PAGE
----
The information on the signal strength in the "Signal" column is important. This is because you can use it to estimate how stable the WLAN connection between the router and computer is. Insider shows the value in the unit dBm as a negative number - the closer it is to zero, the better the signal. At values ​​below -60 the connection is very stable, at -60 to -80 it is still sufficient. If the values ​​are worse, you should check whether you can position the router or computer differently so that the signal propagation is less hindered. You should also move obstacles such as furniture that interfere with the signal path - if possible. Then use the colored line for the signal curve in Insider to check whether the signal strength has improved as a result. If you get stuck with this simple method, you can use the Ekahau Heatmapper to pinpoint signal problems more precisely.

See also:WLAN router - purchase advice and test

Uncover WLAN vulnerabilities with a heat mapper

You can only use WiFi devices such as smartphones and tablets where your WiFi is still fast enough. But it is better if you uncover the dead spots in the WLAN and improve the range and speed there.

The most thorough tool for this is the Ekahau Heatmapper, even if the program is now around four years old. With the software you create a heat map of your WLAN. These maps use colors to show you where the WLAN reception is and how good: Green stands for an optimal connection, orange for a medium range and red indicates problem areas of WLAN. If you download Heatmapper from the provider website, you will need to register by email. You will then be sent a download link there.

Install heatmapper on a notebook. Windows warns of a protocol driver that the tool brings with it. But you need it for the program - so confirm the installation. When starting for the first time, you can choose whether you want to save a floor plan of the apartment in Heatmapper. In most cases, however, you don't have it. So start with a blank sheet of paper. You will then see the WLAN router that the notebook can reach on the left, an empty, checkered area in the middle on which your range map is created, and on the right a help menu. You can hide this by clicking the arrow on the right.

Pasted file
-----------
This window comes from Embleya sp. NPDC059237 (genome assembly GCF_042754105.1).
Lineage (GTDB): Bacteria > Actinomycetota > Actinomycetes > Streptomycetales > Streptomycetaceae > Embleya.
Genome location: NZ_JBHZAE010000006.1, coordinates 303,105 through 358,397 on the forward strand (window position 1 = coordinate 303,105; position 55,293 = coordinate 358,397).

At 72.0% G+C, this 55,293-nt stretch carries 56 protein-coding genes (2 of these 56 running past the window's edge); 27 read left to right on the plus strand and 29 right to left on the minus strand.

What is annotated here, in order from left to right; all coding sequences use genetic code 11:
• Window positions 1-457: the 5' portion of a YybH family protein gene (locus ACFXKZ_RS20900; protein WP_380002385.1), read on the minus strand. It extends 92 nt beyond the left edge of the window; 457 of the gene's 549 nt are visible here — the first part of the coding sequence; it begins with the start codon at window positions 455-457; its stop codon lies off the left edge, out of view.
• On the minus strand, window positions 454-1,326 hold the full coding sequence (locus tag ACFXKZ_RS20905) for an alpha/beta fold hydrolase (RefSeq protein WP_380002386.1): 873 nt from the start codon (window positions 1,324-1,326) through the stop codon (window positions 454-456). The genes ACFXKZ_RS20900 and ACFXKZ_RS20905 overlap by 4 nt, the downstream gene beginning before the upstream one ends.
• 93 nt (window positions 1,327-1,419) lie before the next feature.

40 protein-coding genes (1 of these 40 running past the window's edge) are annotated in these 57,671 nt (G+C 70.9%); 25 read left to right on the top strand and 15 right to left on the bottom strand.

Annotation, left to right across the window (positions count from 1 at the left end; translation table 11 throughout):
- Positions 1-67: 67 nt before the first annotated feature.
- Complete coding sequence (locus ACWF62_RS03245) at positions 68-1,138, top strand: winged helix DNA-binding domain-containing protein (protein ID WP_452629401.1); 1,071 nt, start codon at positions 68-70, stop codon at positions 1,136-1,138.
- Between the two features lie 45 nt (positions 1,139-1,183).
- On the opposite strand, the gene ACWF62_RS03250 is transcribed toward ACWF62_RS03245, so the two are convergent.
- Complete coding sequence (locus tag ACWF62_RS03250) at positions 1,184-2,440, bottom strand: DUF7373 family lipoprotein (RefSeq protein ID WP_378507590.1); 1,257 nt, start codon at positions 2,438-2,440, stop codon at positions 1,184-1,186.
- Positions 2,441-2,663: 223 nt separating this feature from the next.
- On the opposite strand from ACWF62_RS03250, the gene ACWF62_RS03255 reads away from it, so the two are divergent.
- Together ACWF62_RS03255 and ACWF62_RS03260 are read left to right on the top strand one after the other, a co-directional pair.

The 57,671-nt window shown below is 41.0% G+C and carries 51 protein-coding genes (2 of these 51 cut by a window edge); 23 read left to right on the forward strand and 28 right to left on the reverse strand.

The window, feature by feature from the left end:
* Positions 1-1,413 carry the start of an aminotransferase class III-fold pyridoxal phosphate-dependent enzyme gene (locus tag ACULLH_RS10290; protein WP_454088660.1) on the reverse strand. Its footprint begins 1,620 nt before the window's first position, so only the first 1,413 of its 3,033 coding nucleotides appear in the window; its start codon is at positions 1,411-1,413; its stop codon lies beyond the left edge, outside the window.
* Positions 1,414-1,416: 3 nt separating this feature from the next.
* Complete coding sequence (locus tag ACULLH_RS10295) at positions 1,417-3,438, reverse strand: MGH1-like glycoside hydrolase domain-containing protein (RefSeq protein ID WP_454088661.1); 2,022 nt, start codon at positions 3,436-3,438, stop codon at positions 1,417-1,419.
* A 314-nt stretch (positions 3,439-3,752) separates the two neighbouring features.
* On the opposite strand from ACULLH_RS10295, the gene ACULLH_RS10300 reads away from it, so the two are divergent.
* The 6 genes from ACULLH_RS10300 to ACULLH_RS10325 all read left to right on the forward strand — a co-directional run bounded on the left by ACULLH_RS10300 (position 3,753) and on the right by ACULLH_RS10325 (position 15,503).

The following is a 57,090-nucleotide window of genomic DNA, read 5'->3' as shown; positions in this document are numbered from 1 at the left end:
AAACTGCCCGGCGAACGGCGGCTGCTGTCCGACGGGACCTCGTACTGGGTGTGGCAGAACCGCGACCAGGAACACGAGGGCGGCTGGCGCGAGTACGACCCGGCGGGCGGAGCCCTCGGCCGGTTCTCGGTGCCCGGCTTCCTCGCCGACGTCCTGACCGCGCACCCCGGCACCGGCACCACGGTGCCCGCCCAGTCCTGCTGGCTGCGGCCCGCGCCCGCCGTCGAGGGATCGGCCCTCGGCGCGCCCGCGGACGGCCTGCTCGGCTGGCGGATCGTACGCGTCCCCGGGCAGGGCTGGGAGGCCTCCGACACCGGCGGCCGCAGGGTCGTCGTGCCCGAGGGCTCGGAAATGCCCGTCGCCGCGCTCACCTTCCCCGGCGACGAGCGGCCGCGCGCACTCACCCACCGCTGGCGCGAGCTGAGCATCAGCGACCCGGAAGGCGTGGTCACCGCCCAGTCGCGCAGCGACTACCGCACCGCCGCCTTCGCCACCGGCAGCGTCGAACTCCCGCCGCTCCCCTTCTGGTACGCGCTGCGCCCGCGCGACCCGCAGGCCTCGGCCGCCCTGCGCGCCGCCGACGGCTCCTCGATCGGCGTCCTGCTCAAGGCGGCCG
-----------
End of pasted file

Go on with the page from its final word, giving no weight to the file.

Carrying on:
EnlargeThe Heatmapper tool shows you at a glance where WLAN weak points are.

On the left, the wireless routers are sorted according to signal strength. So ideally your own router should be right at the top. Now you start a tour of the apartment with the notebook. With every click of the mouse, Heatmapper records the signal strength of the router at the point where you are currently standing. Walk around the apartment and click periodically. To end the measurement, right-click. Now Heatmapper colors the map and you can see at a glance how far the WiFi goes - the greener the better. All WLAN routers are also recorded on the card. If you move the mouse pointer over a router symbol, you can see the heat map from its point of view. The representation of the coverage map corresponds to an average of all networks. To save the heatmap, show the WLAN list on the left again and click on "Take Screenshot".

The heatmap measurement always relates to the device with which you perform it. If the notebook in a certain room only has a moderate connection to the router, this does not have to apply to another laptop, tablet or smartphone. However, our practical tests show that the color coding of Heatmapper can also be transferred to other devices. In the green area, which indicates a signal strength of -64 dBm or better, most tablets and smartphones also achieve WLAN quality that is still symbolized by four to five bars. It becomes critical at a signal strength of -85dBm or weaker: Most mobile devices then only show a bar or the connection even breaks.

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Exclude duplicate radio channel

EnlargeInssider shows important information about WLAN analysis at a glance. For example, in the box on the right under? Co-Channel ?, you can see how many WLANs are broadcasting on the same channel.

In the Insider tool you can see details of the WLAN to which the computer is connected in a window to the right of the network list. The information "Co-Channel" and "Overlapping" are particularly important. They indicate whether another WLAN is transmitting on the same radio channel as yours or whether an interfering WLAN is using a channel range that overlaps with that of your own WLAN. It is ideal if Insider shows a zero for both categories.

If Insider detects other WLANs that are using the same or overlapping channels, you should check whether there is a channel on which no wireless network is interfering. You can see this in the lower area of ​​the tool: There you can see in two diagrams - left for 2.4 GHz, right for the 5 GHz band - on which radio channels the detected WLANs are transmitted; your own radio network is also marked in color here.